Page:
Last week, we discussed some of the key Chapter 11 bankruptcy terms. We continue our discussion this week, defining some of the main actions you may see in a Chapter 11 bankruptcy.
Automatic stay: Bankruptcy triggers an automatic stay. The “automatic stay” stops all judgments and collection activities (including foreclosures) for a period of time. This means that creditors cannot take action to collect on a debt, giving the debtor time to negotiate a Chapter 11 bankruptcy plan to pay back his or her debts. The automatic stay does not apply to certain actions, such as actions to withhold in repayment a pension, stock bonus, etc.
Relief from the automatic stay: Some creditors can ask the court for relief from the automatic stay. If, for example, a creditor would like to foreclose on a property in which the debtor has no equity and the equity is not vital for reorganization, then it may ask the court for an order to foreclose.
Adversary proceedings: The debtor in possession or, in some cases, a creditors’ committee, may bring an adversary proceeding (a type of lawsuit) to recover property or money. Examples of adversary proceedings are actions to avoid preferences, fraudulent transfers or post-petition transfers.
Creditors may also start an adversary proceeding to revoke a bankruptcy plan, determine whether a debt is dischargeable, subordinate another creditor’s claim, determine the priority of a lien or request an injunction.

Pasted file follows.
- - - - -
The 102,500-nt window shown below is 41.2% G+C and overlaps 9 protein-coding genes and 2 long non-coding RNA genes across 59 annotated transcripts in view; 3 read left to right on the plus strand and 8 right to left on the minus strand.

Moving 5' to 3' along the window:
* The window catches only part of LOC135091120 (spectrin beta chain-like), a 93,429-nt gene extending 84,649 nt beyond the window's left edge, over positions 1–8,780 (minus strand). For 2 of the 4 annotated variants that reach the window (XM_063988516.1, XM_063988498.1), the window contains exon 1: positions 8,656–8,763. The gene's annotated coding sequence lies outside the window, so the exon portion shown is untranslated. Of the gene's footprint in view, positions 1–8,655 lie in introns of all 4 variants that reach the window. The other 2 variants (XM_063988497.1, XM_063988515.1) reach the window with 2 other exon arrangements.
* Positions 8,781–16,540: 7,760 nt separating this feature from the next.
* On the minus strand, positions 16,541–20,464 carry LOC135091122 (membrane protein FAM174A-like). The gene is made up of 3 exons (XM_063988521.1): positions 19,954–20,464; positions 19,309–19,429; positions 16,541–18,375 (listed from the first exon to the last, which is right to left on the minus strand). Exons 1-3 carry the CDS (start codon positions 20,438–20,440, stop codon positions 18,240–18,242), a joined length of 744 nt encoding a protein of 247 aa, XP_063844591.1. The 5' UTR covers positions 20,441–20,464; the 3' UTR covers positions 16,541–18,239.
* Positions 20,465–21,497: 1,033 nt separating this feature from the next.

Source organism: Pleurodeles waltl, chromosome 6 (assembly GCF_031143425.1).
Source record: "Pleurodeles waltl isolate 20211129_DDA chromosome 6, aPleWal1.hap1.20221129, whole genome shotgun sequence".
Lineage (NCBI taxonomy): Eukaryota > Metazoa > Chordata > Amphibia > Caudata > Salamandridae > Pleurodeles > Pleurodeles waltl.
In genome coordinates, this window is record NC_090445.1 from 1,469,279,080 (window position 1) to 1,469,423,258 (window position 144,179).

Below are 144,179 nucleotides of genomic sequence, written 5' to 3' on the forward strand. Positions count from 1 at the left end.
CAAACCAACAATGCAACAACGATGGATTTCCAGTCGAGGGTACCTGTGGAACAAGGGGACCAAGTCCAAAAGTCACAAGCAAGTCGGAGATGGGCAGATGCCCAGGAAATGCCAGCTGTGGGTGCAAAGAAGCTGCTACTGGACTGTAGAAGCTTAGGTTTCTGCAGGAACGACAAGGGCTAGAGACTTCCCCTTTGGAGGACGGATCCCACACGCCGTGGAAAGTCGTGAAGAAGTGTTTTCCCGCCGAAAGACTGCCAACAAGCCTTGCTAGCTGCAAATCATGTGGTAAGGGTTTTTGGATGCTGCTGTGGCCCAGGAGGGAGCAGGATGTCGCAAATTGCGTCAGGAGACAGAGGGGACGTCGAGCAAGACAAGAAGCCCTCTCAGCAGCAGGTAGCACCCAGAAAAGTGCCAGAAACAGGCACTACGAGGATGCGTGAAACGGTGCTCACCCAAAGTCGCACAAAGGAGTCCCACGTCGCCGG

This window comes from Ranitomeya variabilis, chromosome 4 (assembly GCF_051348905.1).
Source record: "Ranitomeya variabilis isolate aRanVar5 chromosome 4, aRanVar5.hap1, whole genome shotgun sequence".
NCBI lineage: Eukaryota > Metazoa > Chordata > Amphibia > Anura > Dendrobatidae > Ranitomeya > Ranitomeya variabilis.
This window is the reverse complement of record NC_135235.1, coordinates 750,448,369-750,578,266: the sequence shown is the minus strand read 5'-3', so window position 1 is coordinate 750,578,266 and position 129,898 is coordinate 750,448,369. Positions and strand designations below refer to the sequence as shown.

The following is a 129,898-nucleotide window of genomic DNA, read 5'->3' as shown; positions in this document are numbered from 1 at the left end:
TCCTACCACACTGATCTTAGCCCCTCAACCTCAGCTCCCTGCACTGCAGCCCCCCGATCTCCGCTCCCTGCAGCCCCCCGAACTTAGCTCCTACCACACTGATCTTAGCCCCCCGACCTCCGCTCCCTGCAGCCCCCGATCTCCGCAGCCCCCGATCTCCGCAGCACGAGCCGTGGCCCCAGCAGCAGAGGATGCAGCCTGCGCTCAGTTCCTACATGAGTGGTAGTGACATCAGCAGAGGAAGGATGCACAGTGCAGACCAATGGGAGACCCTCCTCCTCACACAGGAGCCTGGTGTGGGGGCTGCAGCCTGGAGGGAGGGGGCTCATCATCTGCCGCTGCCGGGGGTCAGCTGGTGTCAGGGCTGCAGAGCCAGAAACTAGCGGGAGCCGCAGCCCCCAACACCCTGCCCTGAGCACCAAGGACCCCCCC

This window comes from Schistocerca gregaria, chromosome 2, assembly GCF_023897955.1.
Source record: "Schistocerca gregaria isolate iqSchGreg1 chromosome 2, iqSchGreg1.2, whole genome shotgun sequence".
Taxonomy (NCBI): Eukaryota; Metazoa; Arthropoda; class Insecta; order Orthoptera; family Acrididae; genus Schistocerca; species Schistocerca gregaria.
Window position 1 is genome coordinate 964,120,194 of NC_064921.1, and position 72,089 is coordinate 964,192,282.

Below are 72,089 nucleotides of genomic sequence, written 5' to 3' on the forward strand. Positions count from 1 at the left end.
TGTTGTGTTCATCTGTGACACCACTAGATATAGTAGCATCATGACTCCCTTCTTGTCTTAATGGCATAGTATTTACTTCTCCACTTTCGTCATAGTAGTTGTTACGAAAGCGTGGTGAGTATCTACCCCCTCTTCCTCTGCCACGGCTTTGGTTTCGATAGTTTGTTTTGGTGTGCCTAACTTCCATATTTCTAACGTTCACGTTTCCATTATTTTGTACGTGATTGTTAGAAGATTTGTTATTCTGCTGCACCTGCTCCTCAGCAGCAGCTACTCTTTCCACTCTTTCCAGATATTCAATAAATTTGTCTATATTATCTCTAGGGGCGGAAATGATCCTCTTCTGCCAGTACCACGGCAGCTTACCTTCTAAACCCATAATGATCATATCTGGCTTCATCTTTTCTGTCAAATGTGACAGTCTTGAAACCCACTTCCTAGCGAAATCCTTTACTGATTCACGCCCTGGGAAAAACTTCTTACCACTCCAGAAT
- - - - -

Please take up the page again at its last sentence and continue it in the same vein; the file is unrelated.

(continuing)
Avoidable transfers: The debtor in possession or trustee may decide to stop a transfer of money or property that was done before the bankruptcy was filed, which can force the return of payments or properties and use of those payments / properties to pay creditors.
Bankruptcy discharge: Once a plan is confirmed, the debtor will receive a discharge of most of the debts that arose prior to the plan’s confirmation, though the debtor must continue to make payments according to the Chapter 11 plan.
There are, of course, many other Chapter 11 bankruptcy terms. Chapter 11 is complex, but it can bring the relief that your business needs to remain viable.
Source: United States Courts, “Reorganization under the bankruptcy code“